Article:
The Australian dollar saw gains across the board on Wednesday following a better-than-anticipated GDP data figure for Q4 in 2019 and is being tipped to strive further in the coming days as interest rate differentials look less of a burden. The coronavirus still rages on but looks to be worse for other currencies like GBP. Meanwhile, the US Fed Reserves 50 basis point rate cut earlier in the week has allowed the AUD/USD rate to begin to eye up a recovery, as GBP also gains on the back of the US interest rate slash.
AUD GDP figure impresses market, taking currency higher
Yesterday saw the rise of the Aussie dollar against all major rivals following the release of official data for the Q4 GDP in 2019 which stunned markets with an impressive figure. The data showed that the GDP figure had revealed a faster-than-expected growth for the final quarter of 0.5%, down from the previous months 0.6% figure but an improvement on the expected 0.3% that the market had pencilled in for the Australian economy. The stoop in growth from Q3 was likely due to a range of varying factors which went against the Aussie currency. These include the bushfires and the unfolding coronavirus which still continues to threaten global growth and the world’s economies.
AUD and GBP both looking to turnaround their performances last month
Both AUD and GBP struggled last month. The Aussie dollar faced a significant loss of support following the heightened fears of the coronavirus outbreak as the Chinese economy started to feel the near-term effects of a reduced workforce and limitations on travel both inside and outside of the country. As market risk sentiment fell, the currency fell with it as it is heavily linked to risk and trade with China. Meanwhile, GBP saw significant losses after the fears of a no-deal Brexit cropped up once more as tensions between the UK and EU heated up. The UK is pushing for a free trade deal but in order to obtain this the EU noted that the UK must be willing to conform to EU laws post-Brexit, something that the UK has shunned from question.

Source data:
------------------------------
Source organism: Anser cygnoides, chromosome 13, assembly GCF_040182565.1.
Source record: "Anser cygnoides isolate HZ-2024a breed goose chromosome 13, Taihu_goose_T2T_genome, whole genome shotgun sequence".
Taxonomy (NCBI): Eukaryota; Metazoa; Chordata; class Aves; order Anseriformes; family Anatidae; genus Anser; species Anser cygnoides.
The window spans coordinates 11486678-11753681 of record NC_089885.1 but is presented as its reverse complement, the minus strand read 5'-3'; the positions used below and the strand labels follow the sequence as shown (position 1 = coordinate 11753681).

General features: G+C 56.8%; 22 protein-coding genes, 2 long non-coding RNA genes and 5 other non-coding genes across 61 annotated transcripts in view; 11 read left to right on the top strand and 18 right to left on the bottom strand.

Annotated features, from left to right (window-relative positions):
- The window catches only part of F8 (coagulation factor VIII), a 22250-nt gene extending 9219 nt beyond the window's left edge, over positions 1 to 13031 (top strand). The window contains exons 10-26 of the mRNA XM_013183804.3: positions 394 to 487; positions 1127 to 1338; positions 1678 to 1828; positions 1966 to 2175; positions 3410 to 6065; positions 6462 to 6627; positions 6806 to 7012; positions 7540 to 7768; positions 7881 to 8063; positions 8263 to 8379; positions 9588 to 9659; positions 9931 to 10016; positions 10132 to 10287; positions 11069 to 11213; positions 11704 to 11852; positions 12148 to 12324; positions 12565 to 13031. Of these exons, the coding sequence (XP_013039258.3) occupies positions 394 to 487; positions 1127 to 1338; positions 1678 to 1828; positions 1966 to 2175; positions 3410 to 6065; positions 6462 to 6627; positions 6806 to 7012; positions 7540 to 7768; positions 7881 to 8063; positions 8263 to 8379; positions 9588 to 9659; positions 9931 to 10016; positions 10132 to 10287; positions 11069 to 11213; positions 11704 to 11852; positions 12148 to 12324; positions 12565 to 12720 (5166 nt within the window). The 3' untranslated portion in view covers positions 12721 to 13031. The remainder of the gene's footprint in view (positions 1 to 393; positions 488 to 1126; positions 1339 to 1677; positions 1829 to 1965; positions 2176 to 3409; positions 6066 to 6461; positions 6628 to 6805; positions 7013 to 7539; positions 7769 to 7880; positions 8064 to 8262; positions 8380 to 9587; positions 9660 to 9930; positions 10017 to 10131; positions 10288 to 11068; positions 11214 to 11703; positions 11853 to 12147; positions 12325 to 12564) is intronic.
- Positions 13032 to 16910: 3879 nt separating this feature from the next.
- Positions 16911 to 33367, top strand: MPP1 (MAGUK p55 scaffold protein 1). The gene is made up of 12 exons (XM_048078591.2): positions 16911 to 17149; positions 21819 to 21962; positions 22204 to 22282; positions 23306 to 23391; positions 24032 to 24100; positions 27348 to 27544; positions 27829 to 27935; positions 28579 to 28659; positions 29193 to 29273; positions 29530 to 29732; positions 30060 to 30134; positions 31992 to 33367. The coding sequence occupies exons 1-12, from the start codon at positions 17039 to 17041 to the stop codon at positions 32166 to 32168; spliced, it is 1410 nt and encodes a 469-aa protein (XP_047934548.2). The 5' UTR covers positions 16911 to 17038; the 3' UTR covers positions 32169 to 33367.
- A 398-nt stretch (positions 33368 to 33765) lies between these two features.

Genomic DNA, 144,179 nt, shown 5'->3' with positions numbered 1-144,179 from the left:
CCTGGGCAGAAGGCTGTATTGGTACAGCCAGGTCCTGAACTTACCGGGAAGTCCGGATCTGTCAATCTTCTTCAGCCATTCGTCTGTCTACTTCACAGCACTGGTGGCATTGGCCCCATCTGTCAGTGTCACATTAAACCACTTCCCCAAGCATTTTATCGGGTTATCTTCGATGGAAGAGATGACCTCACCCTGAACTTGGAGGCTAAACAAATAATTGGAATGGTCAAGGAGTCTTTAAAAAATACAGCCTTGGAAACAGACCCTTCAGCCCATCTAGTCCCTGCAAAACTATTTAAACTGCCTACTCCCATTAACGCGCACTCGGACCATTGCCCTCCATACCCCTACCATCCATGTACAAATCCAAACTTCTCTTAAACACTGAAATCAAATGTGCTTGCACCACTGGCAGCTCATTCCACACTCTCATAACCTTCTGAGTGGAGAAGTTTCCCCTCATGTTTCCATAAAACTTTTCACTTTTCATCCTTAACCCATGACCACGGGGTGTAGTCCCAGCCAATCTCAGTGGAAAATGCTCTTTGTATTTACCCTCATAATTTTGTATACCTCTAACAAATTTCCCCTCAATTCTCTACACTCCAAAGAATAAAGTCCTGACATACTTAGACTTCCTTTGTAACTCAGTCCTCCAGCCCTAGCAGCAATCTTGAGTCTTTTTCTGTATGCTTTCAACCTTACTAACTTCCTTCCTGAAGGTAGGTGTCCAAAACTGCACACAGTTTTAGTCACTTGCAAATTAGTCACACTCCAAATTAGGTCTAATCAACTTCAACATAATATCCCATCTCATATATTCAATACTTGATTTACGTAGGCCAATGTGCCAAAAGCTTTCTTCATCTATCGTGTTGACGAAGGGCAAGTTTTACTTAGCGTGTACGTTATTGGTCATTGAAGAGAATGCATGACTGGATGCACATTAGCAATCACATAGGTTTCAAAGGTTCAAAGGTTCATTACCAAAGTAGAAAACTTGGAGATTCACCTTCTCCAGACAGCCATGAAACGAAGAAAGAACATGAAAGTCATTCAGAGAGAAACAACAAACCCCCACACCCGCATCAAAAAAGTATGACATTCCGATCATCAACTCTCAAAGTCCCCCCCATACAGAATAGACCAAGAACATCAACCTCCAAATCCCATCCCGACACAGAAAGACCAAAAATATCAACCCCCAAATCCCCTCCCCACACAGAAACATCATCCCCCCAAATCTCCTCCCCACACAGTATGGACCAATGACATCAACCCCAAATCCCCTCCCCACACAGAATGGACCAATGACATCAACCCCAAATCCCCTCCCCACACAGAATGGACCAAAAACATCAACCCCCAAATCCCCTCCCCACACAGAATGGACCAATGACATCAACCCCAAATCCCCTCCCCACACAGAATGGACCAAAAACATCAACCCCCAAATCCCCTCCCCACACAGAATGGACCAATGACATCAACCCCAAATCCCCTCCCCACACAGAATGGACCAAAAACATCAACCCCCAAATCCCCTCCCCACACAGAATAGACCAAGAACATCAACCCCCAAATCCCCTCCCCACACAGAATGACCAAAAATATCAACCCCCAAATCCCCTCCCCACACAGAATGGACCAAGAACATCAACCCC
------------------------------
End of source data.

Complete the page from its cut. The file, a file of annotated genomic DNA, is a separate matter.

Looking ahead, the Aussie dollar will see a tailwind off the back of the GDP figure, and with the US Fed announcing its 50bps rate cut on Wednesday, AUD looks to capitalise on the US move as it took pressure off the RBA’s decision to cut their rates from 0.75% to 0.50%. The market notes that thanks to Australia’s budget and current account surpluses, that the currency is likely to weather the storm whipped up in the global economy by the coronavirus.
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